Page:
“Hang on a minute, why can’t your mum help out?” Maddy’s mother had always been very supportive and happy to lend a hand with babysitting duties.

“I can’t rely on her every time I need help with something.”

That wasn’t totally true. There had been plenty of times when Maddy’s mother had bailed her out of some scrape she’d gotten herself into.

“Anyway, she’s going to Spain with some girlfriends and she said she wasn’t going to cancel.”


Like mother, like daughter.

I drained the rest of my pint, sensing I was beaten. “Okay. Let’s go.”

Twenty minutes later, we were back at my flat in New Cross, an up-and-coming part of southeast London. I’d gotten lucky when a three-bedroom top floor flat, in a huge Victorian house, had come onto the market. It needed work, and it had taken me almost two years, but now screamed modern simplicity. It certainly wasn’t baby friendly. Yet.

It wasn’t as if Maddy hadn’t been to the flat a million times before, but the way she was looking around it now, you’d have thought it was the first time she’d seen it. She moved around the space, throwing out suggestions.

“You’ll need to turn the office into Alfie’s room.”

“That table will need to go; it’s got sharp edges and it’s at his height.”

“Those bottles can’t stay there; what if he pulls one on top of him?”

I followed her, taking mental notes, praying I’d remember everything she said. Alfie was snoring gently in his buggy, seemingly already at home. It was going to be different having him around twenty-four-seven.

I still didn’t know what I was going to do about work.

I needed help.

When Tom came over that evening, I was no closer to a solution. I had five days to sort something out.

We were in the middle of a game of FIFA, when I couldn’t keep it a secret any longer.

“I have to look after Alfie for six weeks and I have no idea how I’m going to do it and I need to have something in place by Friday.”

The controller clattered out of his hands, allowing Harry Kane to slip in and score a goal, much like in reality.

“You have to do what?” My best friend’s face was contorted in an expression I figured I would have replicated when Maddy told me the news.

“I’m going to be a full-time dad for six weeks.”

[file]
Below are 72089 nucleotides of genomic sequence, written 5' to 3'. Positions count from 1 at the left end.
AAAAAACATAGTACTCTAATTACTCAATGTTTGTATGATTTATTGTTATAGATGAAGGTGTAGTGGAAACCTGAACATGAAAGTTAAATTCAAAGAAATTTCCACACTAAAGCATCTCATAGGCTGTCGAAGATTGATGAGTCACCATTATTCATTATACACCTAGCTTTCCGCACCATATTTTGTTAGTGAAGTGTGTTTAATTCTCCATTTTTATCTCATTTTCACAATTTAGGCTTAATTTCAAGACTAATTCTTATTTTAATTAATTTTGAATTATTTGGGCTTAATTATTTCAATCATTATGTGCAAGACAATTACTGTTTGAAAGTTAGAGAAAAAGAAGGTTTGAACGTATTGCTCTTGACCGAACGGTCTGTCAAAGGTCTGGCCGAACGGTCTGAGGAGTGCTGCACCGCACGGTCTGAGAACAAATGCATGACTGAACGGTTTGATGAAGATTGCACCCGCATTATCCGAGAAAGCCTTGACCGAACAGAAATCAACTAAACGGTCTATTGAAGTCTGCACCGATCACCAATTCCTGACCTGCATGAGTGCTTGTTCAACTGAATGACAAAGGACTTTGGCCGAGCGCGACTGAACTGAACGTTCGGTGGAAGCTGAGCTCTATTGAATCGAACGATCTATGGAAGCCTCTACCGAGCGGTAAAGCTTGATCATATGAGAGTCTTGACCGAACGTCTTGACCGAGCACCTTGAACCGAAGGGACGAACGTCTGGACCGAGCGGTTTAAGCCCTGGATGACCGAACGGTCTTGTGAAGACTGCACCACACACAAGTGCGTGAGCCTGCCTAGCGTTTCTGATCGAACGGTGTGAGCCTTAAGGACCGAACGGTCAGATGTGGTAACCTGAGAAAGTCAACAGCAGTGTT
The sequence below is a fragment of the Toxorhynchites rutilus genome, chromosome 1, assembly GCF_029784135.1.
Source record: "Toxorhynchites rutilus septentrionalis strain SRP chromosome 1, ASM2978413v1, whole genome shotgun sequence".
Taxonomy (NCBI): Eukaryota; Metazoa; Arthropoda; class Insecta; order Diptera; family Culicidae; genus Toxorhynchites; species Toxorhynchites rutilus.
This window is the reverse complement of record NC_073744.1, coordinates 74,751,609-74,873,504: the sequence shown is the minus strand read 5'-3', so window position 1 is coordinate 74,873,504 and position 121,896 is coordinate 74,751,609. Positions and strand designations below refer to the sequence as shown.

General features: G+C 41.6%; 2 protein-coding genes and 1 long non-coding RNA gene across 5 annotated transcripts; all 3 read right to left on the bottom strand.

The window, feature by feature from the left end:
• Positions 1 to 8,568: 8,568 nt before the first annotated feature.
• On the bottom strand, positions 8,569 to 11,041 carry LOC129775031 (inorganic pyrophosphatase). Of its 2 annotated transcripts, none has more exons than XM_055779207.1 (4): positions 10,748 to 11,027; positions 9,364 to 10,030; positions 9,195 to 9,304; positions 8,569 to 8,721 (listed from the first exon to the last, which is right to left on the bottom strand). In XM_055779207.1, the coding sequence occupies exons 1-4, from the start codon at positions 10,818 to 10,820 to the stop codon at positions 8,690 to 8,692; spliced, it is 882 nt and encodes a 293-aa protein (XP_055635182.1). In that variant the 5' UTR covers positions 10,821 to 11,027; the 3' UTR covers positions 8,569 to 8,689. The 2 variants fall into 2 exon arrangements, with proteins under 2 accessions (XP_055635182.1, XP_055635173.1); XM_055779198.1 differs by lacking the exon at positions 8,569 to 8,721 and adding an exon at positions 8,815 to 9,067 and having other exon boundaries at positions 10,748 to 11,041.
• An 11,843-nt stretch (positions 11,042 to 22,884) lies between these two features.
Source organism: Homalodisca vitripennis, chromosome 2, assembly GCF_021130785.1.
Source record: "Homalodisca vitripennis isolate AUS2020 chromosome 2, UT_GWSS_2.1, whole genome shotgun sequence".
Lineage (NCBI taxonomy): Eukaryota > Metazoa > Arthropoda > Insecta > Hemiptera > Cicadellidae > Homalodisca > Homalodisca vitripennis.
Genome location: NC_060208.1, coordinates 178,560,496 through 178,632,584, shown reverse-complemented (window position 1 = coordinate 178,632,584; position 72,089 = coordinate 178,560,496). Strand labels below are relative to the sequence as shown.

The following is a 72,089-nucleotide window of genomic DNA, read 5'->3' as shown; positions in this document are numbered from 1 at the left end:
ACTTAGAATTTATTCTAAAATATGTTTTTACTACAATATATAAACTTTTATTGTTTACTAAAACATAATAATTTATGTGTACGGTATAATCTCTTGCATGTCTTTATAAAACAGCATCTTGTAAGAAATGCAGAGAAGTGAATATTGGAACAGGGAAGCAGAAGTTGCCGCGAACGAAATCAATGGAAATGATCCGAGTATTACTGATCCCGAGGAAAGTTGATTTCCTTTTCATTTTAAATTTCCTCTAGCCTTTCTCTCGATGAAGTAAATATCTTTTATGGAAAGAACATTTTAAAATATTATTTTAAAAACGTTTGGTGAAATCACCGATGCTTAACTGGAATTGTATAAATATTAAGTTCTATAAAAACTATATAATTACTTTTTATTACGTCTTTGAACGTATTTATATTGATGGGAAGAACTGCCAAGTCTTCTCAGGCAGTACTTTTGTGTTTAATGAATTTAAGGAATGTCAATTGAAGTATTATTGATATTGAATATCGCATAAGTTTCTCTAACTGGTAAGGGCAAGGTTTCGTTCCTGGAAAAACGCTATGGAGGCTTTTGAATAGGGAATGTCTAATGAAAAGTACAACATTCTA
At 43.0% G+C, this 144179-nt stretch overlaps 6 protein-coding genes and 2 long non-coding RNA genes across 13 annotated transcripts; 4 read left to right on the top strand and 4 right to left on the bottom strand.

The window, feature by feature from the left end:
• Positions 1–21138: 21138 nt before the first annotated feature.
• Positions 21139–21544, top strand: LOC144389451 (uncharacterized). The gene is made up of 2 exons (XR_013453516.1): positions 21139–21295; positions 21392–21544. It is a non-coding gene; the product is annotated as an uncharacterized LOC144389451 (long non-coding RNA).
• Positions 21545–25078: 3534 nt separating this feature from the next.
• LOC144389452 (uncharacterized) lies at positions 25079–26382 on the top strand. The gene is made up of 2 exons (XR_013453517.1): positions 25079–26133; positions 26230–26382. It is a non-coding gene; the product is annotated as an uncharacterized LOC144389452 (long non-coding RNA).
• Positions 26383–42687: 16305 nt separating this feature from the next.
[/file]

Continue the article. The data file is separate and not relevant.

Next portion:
“How the hell are you going to manage that?”

It was the exact same question I’d been asking myself all afternoon, yet I was still no closer to the answer. I only hoped that Tom would have some sensible suggestions.

“Can’t you get a nanny?”

“Too expensive and too short notice, apparently.” I’d briefly searched a couple of websites that offered that sort of service, and baulked slightly at the costs for such a short time. Plus it appeared they wouldn’t be able to supply someone quickly enough because of their rigorous checks, which obviously made sense. “I guess I’m going to have to talk to HR about taking some time off.” I didn’t relish that thought.

“Guess you’ve got to try though.” Tom turned his attention back to the game and, while I wasn’t paying attention, levelled the score.

“It’s a shame we don’t know anyone who needs a job for a few weeks.”

Tom punched me on the arm. “Hang on a minute, mate, I might just have the answer for you.”

“Who?” I screwed up my face, trying to think of who he meant. The majority of the girls in our friendship group could hardly be classed as maternal; they were more like Maddy at the height of her party days. I doubted I’d be able to persuade any of them to change nappies and burp a baby.

“Bea’s back from travelling and I don’t think she starts her new job for a while. Maybe she could help you out?”

The mention of Bea’s name hit me in the stomach.

Bea Hudson.

I hadn’t seen her in about a year.

Beautiful Bea, with her long, dark, wavy hair, expressive green eyes and slender, shapely body.

But that didn’t mean I hadn’t thought about her.

I couldn’t ask for her help because I’d be in more trouble than I’d ever thought possible.

I’d had a secret crush on Tom’s younger sister for years. Not that he ever knew. Because if he did, he would probably kill me.

I couldn’t ask her for help.

Could I?

“Is she good with babies?”

Tom laughed. “How the hell would I know, buddy? She’s been away for almost a year and God only knows what she got up to while she’s been gone. I reckon me and the ‘rents got the PG version.”

“Would you ask her for me?”

“I’m meeting her for a drink later. Why don’t you ask her yourself?”